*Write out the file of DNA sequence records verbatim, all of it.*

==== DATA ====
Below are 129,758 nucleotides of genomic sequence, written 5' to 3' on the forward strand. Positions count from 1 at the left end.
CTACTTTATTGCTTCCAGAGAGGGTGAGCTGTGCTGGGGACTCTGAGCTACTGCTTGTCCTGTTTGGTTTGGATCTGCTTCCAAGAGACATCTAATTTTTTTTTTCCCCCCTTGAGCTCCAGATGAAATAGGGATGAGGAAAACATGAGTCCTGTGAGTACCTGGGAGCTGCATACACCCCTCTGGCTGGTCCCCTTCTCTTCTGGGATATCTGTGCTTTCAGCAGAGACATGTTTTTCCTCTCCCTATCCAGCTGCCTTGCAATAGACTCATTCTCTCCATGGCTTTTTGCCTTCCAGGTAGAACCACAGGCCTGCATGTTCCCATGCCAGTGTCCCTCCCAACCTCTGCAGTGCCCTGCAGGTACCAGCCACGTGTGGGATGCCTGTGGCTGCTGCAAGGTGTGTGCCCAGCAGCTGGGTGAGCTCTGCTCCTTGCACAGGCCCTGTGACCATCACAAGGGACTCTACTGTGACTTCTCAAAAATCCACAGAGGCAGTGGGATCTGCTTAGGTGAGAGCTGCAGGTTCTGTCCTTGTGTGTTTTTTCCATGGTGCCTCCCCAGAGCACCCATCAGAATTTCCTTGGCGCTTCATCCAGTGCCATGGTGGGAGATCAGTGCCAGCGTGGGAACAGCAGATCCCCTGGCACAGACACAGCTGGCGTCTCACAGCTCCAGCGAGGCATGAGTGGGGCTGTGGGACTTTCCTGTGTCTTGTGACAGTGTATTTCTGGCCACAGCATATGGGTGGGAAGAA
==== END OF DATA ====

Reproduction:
Below are 129,758 nucleotides of genomic sequence, written 5' to 3' on the forward strand. Positions count from 1 at the left end.
CTACTTTATTGCTTCCAGAGAGGGTGAGCTGTGCTGGGGACTCTGAGCTACTGCTTGTCCTGTTTGGTTTGGATCTGCTTCCAAGAGACATCTAATTTTTTTTTTCCCCCCTTGAGCTCCAGATGAAATAGGGATGAGGAAAACATGAGTCCTGTGAGTACCTGGGAGCTGCATACACCCCTCTGGCTGGTCCCCTTCTCTTCTGGGATATCTGTGCTTTCAGCAGAGACATGTTTTTCCTCTCCCTATCCAGCTGCCTTGCAATAGACTCATTCTCTCCATGGCTTTTTGCCTTCCAGGTAGAACCACAGGCCTGCATGTTCCCATGCCAGTGTCCCTCCCAACCTCTGCAGTGCCCTGCAGGTACCAGCCACGTGTGGGATGCCTGTGGCTGCTGCAAGGTGTGTGCCCAGCAGCTGGGTGAGCTCTGCTCCTTGCACAGGCCCTGTGACCATCACAAGGGACTCTACTGTGACTTCTCAAAAATCCACAGAGGCAGTGGGATCTGCTTAGGTGAGAGCTGCAGGTTCTGTCCTTGTGTGTTTTTTCCATGGTGCCTCCCCAGAGCACCCATCAGAATTTCCTTGGCGCTTCATCCAGTGCCATGGTGGGAGATCAGTGCCAGCGTGGGAACAGCAGATCCCCTGGCACAGACACAGCTGGCGTCTCACAGCTCCAGCGAGGCATGAGTGGGGCTGTGGGACTTTCCTGTGTCTTGTGACAGTGTATTTCTGGCCACAGCATATGGGTGGGAAGAA